Interesting thought that has often crossed my mind. From lap to lap, perception of competency and pace changes, but the reality may not.

Keeping a log may be the proof, but to some of us the feel is more important.
These are folks who want to improve, certainly, but who focus more on the pure enjoyment and exercise benefits of their swim than charting it.

Last edited by borate : 04-30-2011 at 06:03 PM.
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  #5  
Old 04-30-2011
cynthiam cynthiam is offline
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Originally Posted by borate View Post
Interesting thought that has often crossed my mind. From lap to lap, perception of competency and pace changes, but the reality may not.

Keeping a log may be the proof, but to some of us the feel is more important.
These are folks who want to improve, certainly, but who focus more on the pure enjoyment and exercise benefits of their swim than charting it.

I use objective measures like strokes per length and time in a loose way to give me a reality check.

The feel is what's most important to me, though at this point in my development I'm not consistent in how I swim and how it feels. I've gotten frustrated at times, feeling like I'm making no progress. I'm clearly a better swimmer than I was 8-10 months ago but sometimes it seems like I'm on a treadmill getting nowhere.

I was wondering about this during a swim recently and started counting my strokes. I felt pretty good, though I knew I wasn't perfectly balanced, my timing is not solid, my kick is underdeveloped, I haven't gotten the whole drive train working together, and I don't have a very effective catch yet.

So I was surprised to find that I was hitting 21-22 SPL (25m) through most of my workout. I'm 5'4"/163cm tall. For a long time, I had trouble getting under 23. Now I could see some progress! It meant that my balance & streamlining have improved, and it gave me a lift to see this.

If I had relied in my perception only, I don't think I would have understood this. Maybe at some point my perception will be better honed and more accurate; right now, objective measures are helpful to me.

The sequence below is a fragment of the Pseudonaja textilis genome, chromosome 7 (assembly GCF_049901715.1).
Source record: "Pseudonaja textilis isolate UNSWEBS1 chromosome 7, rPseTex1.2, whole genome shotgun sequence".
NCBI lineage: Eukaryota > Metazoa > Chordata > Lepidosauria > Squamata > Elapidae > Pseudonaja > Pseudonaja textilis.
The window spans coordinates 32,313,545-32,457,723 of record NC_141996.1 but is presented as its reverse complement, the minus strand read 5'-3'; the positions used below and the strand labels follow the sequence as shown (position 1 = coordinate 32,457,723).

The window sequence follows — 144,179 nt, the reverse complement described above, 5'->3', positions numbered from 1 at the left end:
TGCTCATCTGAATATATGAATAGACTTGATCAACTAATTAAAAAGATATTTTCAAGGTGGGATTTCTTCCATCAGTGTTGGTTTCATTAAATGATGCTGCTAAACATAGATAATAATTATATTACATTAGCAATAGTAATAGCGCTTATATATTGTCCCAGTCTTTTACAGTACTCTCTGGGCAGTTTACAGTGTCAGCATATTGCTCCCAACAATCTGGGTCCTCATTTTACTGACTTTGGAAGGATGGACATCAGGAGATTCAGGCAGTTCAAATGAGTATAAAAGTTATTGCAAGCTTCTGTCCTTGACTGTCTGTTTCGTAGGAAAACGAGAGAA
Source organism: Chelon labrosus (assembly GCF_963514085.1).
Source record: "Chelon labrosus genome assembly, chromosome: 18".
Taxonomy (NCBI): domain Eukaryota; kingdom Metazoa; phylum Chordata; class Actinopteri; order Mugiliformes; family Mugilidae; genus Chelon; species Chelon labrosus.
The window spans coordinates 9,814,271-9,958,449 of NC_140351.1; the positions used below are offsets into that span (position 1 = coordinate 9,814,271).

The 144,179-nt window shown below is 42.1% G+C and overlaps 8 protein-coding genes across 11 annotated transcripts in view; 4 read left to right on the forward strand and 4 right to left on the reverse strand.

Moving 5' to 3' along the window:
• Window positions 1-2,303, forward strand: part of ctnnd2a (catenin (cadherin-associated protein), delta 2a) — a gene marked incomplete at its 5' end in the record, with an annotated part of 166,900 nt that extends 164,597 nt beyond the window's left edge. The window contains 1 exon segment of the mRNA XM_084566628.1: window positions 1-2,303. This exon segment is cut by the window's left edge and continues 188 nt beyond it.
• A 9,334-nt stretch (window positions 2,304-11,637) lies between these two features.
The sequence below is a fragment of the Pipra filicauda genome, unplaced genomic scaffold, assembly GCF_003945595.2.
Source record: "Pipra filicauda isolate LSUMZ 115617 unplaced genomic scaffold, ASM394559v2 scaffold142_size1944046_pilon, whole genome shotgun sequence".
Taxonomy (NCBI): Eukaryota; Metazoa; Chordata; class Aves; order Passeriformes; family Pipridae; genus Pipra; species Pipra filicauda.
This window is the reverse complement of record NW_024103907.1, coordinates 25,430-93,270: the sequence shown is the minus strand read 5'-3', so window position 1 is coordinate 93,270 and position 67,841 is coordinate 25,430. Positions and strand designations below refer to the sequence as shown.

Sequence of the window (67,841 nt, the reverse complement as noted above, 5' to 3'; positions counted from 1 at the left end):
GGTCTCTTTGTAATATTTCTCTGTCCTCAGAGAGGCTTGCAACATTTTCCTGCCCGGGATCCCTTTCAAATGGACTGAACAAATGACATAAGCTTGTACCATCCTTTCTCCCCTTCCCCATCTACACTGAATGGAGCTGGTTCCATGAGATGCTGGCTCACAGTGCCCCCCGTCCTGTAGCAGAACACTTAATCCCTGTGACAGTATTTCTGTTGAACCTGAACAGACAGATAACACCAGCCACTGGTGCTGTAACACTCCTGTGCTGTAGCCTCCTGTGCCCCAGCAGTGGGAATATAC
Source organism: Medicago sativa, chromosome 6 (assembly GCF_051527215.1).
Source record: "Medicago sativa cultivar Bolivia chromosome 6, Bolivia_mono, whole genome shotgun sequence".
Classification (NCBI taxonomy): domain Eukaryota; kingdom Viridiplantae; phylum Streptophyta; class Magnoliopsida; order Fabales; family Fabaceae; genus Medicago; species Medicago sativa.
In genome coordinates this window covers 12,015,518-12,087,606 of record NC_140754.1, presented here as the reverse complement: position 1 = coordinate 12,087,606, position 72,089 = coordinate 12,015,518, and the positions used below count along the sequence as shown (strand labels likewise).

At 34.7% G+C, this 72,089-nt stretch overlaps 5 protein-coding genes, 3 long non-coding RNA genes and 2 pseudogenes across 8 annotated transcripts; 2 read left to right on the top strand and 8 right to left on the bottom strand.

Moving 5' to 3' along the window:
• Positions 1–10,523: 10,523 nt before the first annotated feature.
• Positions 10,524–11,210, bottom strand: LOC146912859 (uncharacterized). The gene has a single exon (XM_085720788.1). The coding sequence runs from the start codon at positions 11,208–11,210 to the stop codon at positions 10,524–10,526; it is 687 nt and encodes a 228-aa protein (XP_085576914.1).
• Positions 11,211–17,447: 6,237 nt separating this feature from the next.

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Old 04-30-2011
borate borate is offline
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Originally Posted by cynthiam View Post
I use objective measures like strokes per length and time in a loose way to give me a reality check. ... Now I could see some progress! It meant that my balance & streamlining have improved, and it gave me a lift to see this.

If I had relied in my perception only, I don't think I would have understood this.
Sounds good.

While the swimmer tries to pay no mind to their SPL and times, it might prove entertaining to gauge perception against reality by employing a third-party chronicler.
At the conclusion of the session, the swimmer would relate how they felt...to see how that compares with the more objective measures tracked by the friend.

Last edited by borate : 04-30-2011 at 11:12 PM.
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  #7  
Old 05-01-2011
terry terry is offline
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I virtually never do a swim as long as 1650 yds or meters in practice. In fact, it's become increasingly rare for me this year to swim even 500 yds.

So most of my training is intervals. But I do intervals of varying lengths, mostly between 50 and 200. I really strive to keep Stroke Length consistent across that range. It takes a lot of focus, but I can now do that easily.

My focus on keeping SL or SPL consistent across that range has contributed to my ability to keep pace consistent as well.

Consequently when I swim races at longer distances I have little difficulty with maintaining consistent pace.

I think that when you really emphasize keeping Stroke Length, or count, consistent over even a range of intervals that seldom exceeds 200 yd or meters, you don't need longer practice swims to be quire ready for longer race swims.
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  #8  
Old 05-01-2011
cynthiam cynthiam is offline
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Originally Posted by borate View Post
Sounds good.

While the swimmer tries to pay no mind to their SPL and times, it might prove entertaining to gauge perception against reality by employing a third-party chronicler.
At the conclusion of the session, the swimmer would relate how they felt...to see how that compares with the more objective measures tracked by the friend.
Nice idea, borate. I think this would be very interesting. I just might draft an off-duty lifeguard to observe for me.